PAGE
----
Lure fishing in small rivers doesn’t require heavy lures that can be cast far, and as I previously mentioned, large lures can sometimes spook steelhead holding in smaller clear pools.

In smaller clear rivers, especially in slower currents and shallow pools, it’s best to start with smaller lures and then work your way to larger sizes.

It’s also best not to land your lure over their heads as this could spook them.

Instead cast the lures at the head of the pool in the faster water and as close to the far bank as possible, and let it swing across in front of them. In a small pool they will see it. If that doesn’t work, cast lower but cast as close to the far bank as possible and let it swing through the pool again.

The best lures to use in small rivers are spinners, spoons, and jigs but I have done well with small plugs too.

When lure fishing for steelhead in a small river you may need to change your lure based on the size of each spot. A spot that is 15 feet long and 10 feet wide can be fished with a plug that needs to be reeled in to give it some action but a spot that is 6 feet wide and 6 feet long may not be big enough for a plug but might be perfect for a jig or a spinner.

Lure Fishing For Steelhead In Larger Rivers

If you are fishing larger rivers that are 30 feet across or more, you will need to change your tactics and your lures. Lure fishing for trout in larger rivers often requires bigger lures or heavier lures that can be cast far enough to get to the fish.

You will also need lures that can get deep enough since many larger rivers are deeper. Using a 5 inch Rapala crankbait that only dives 3 to 5 feet deep may not be the best option which means you will need to find lures that can get to the desired depth.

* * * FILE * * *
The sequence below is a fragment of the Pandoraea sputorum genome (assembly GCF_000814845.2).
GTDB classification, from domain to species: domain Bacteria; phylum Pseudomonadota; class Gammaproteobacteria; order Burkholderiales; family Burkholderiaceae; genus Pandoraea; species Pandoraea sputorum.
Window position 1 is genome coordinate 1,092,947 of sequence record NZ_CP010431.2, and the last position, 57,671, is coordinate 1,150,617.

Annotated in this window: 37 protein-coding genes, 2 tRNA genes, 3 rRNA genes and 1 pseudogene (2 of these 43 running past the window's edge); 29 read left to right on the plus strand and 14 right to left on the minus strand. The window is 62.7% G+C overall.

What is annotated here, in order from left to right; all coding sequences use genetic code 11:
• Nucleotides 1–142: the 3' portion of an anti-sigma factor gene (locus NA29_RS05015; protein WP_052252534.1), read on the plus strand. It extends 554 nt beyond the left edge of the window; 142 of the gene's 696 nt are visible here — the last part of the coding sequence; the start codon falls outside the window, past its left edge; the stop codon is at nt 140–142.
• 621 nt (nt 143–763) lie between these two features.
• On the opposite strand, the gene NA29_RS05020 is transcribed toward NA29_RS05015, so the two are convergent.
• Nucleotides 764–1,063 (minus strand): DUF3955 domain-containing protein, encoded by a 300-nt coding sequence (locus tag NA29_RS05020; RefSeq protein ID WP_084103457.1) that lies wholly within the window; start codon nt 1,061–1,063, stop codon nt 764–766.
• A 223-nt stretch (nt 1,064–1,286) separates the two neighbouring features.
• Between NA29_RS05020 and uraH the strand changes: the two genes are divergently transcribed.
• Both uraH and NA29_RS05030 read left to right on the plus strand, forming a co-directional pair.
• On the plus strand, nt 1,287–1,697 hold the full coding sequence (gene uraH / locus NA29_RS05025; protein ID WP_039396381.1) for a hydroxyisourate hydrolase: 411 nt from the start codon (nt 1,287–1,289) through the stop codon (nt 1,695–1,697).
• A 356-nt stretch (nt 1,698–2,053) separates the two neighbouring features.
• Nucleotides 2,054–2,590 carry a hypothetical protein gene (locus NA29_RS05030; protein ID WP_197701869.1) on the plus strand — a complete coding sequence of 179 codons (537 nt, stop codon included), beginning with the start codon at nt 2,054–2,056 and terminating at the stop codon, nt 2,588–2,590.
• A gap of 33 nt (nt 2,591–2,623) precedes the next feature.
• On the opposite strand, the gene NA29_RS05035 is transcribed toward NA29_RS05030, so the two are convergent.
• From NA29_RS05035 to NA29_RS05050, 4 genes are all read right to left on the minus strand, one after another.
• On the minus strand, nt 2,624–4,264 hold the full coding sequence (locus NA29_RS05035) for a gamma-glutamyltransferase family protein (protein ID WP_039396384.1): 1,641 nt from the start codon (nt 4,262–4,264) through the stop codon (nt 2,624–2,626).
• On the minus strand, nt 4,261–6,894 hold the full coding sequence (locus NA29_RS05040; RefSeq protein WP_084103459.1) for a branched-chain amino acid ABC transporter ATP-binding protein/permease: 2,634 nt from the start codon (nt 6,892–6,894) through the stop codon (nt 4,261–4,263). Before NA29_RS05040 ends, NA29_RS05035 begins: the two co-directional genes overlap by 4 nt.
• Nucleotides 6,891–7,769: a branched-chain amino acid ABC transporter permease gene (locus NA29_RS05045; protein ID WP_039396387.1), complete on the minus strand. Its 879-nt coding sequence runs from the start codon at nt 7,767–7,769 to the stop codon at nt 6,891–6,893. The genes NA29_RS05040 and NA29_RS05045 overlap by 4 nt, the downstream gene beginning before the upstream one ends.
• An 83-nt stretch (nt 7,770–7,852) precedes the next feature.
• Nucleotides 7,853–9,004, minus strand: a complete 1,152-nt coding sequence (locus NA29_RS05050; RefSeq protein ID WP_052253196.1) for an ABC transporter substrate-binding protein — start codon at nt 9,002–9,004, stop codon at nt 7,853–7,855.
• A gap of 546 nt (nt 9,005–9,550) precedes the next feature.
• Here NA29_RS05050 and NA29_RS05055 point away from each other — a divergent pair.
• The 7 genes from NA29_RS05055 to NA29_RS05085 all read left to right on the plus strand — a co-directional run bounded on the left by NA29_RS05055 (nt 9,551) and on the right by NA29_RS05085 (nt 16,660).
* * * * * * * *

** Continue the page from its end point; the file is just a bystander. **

You also need to know where the right depth is and how to get your lure there which I discuss below.

How To Fish Lures For steelhead More Effectively

I watch a lot of anglers lure fishing for steelhead with very poor technique and because of that they miss a lot of trout.

If you are going to lure fish for steelhead, you need to know how to cover the water properly, and that means with each cast and at every depth. You also need to know how to work your lure since different lures work differently.

In order to do all of these things, you need to be standing in the right position, and you need to know how to get the lure in the strike zone.

As a guide, I’m often in a boat, so I get to pick the best spot for my clients, and that best spot is usually on one side of the river or another and is about 20 to 30 feet upriver from where the pool starts.

I don’t want to be on top of the fish, I want to be far enough away that they don’t detect us. And when lure fishing, you can cast a long way in a big river so there is no need to be close to the fish.

Cover The Water Effectively With Lures

Fish Flies With Spinning Gear

Not covering the water well, or properly, is likely the biggest mistake the average angler lure fishing for steelhead makes.

Most anglers do not systematically cover the water and will start throwing their lures aimlessly in all different directions. some will even fan cast. Guys, fan casting is for bass, off a dock!!

Casting aimlessly is a big MISTAKE and it’s the reason why a lot of anglers will go home empty-handed when lure fishing for steelhead.

To cover the water with a lure effectively you need to have your starting point and your end point in mind and make sure you cover every 3 to 5 feet of the spot you will be fishing. I DON’T MISS A SPOT!

By covering the water effectively, you ensure that every steelhead in the pool sees your lure at least once. This is important, and it’s one of the primary reasons guides and experienced anglers catch a lot more steelhead than most guys.

When lure fishing for steelhead you should almost always start casting at the top of the pool and then work your way down the pool, instead of starting at the bottom of the spot and working your way up.

Part of the reason for this is that steelhead face upriver most of the time and a lure being dragged up behind the fish might spook it. Also, it’s because a lure that is behind the fish may not be seen.

I also believe that casting up river and retrieving means the lure is moving straight at the steelhead. This can spook them since bait fish don’t usually swim at them, they swim away from them, and a lure moving at them is coming too fast.

Also, in order to spin the blades of a spinner, or to get the right wobble on your spoon, you need to move it extra fast when retrieving in the same direction of the current. A slower moving bait, almost always get eaten more often.